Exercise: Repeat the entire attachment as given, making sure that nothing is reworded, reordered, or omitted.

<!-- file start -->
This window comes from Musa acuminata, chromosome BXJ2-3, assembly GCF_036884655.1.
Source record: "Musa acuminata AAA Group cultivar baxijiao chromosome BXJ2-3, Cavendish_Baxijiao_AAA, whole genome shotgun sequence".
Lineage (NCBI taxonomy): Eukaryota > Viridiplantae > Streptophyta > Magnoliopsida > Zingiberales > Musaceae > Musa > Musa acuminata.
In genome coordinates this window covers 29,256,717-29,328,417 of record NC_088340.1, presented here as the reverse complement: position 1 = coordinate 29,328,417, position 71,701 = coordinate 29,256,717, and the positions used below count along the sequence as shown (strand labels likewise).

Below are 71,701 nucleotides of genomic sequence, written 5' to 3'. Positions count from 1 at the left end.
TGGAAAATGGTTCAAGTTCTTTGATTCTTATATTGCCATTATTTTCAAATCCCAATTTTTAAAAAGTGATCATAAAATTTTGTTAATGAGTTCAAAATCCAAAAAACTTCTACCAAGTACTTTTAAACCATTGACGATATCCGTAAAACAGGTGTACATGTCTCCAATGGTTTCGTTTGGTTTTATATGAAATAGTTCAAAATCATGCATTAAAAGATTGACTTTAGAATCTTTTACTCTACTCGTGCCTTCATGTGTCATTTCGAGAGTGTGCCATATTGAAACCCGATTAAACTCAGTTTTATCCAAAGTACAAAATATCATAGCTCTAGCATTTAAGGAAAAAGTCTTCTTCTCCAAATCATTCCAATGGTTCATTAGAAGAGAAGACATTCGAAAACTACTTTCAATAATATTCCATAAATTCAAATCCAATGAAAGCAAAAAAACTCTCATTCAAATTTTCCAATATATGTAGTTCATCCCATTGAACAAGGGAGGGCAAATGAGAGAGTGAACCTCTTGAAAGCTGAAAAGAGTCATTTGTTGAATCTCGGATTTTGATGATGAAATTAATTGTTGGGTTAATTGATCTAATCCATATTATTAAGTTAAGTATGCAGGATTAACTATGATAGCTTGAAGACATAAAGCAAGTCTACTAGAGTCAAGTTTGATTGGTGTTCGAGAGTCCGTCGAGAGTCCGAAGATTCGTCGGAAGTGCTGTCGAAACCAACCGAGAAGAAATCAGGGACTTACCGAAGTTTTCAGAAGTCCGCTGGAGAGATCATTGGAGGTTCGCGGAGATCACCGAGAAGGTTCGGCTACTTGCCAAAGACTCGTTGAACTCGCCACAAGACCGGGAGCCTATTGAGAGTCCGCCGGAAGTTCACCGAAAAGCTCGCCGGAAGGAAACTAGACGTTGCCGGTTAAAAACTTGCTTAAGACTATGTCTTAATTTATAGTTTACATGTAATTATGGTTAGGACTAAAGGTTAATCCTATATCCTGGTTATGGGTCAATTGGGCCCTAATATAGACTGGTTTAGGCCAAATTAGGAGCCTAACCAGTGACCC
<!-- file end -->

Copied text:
This window comes from Musa acuminata, chromosome BXJ2-3, assembly GCF_036884655.1.
Source record: "Musa acuminata AAA Group cultivar baxijiao chromosome BXJ2-3, Cavendish_Baxijiao_AAA, whole genome shotgun sequence".
Lineage (NCBI taxonomy): Eukaryota > Viridiplantae > Streptophyta > Magnoliopsida > Zingiberales > Musaceae > Musa > Musa acuminata.
In genome coordinates this window covers 29,256,717-29,328,417 of record NC_088340.1, presented here as the reverse complement: position 1 = coordinate 29,328,417, position 71,701 = coordinate 29,256,717, and the positions used below count along the sequence as shown (strand labels likewise).

Below are 71,701 nucleotides of genomic sequence, written 5' to 3'. Positions count from 1 at the left end.
TGGAAAATGGTTCAAGTTCTTTGATTCTTATATTGCCATTATTTTCAAATCCCAATTTTTAAAAAGTGATCATAAAATTTTGTTAATGAGTTCAAAATCCAAAAAACTTCTACCAAGTACTTTTAAACCATTGACGATATCCGTAAAACAGGTGTACATGTCTCCAATGGTTTCGTTTGGTTTTATATGAAATAGTTCAAAATCATGCATTAAAAGATTGACTTTAGAATCTTTTACTCTACTCGTGCCTTCATGTGTCATTTCGAGAGTGTGCCATATTGAAACCCGATTAAACTCAGTTTTATCCAAAGTACAAAATATCATAGCTCTAGCATTTAAGGAAAAAGTCTTCTTCTCCAAATCATTCCAATGGTTCATTAGAAGAGAAGACATTCGAAAACTACTTTCAATAATATTCCATAAATTCAAATCCAATGAAAGCAAAAAAACTCTCATTCAAATTTTCCAATATATGTAGTTCATCCCATTGAACAAGGGAGGGCAAATGAGAGAGTGAACCTCTTGAAAGCTGAAAAGAGTCATTTGTTGAATCTCGGATTTTGATGATGAAATTAATTGTTGGGTTAATTGATCTAATCCATATTATTAAGTTAAGTATGCAGGATTAACTATGATAGCTTGAAGACATAAAGCAAGTCTACTAGAGTCAAGTTTGATTGGTGTTCGAGAGTCCGTCGAGAGTCCGAAGATTCGTCGGAAGTGCTGTCGAAACCAACCGAGAAGAAATCAGGGACTTACCGAAGTTTTCAGAAGTCCGCTGGAGAGATCATTGGAGGTTCGCGGAGATCACCGAGAAGGTTCGGCTACTTGCCAAAGACTCGTTGAACTCGCCACAAGACCGGGAGCCTATTGAGAGTCCGCCGGAAGTTCACCGAAAAGCTCGCCGGAAGGAAACTAGACGTTGCCGGTTAAAAACTTGCTTAAGACTATGTCTTAATTTATAGTTTACATGTAATTATGGTTAGGACTAAAGGTTAATCCTATATCCTGGTTATGGGTCAATTGGGCCCTAATATAGACTGGTTTAGGCCAAATTAGGAGCCTAACCAGTGACCC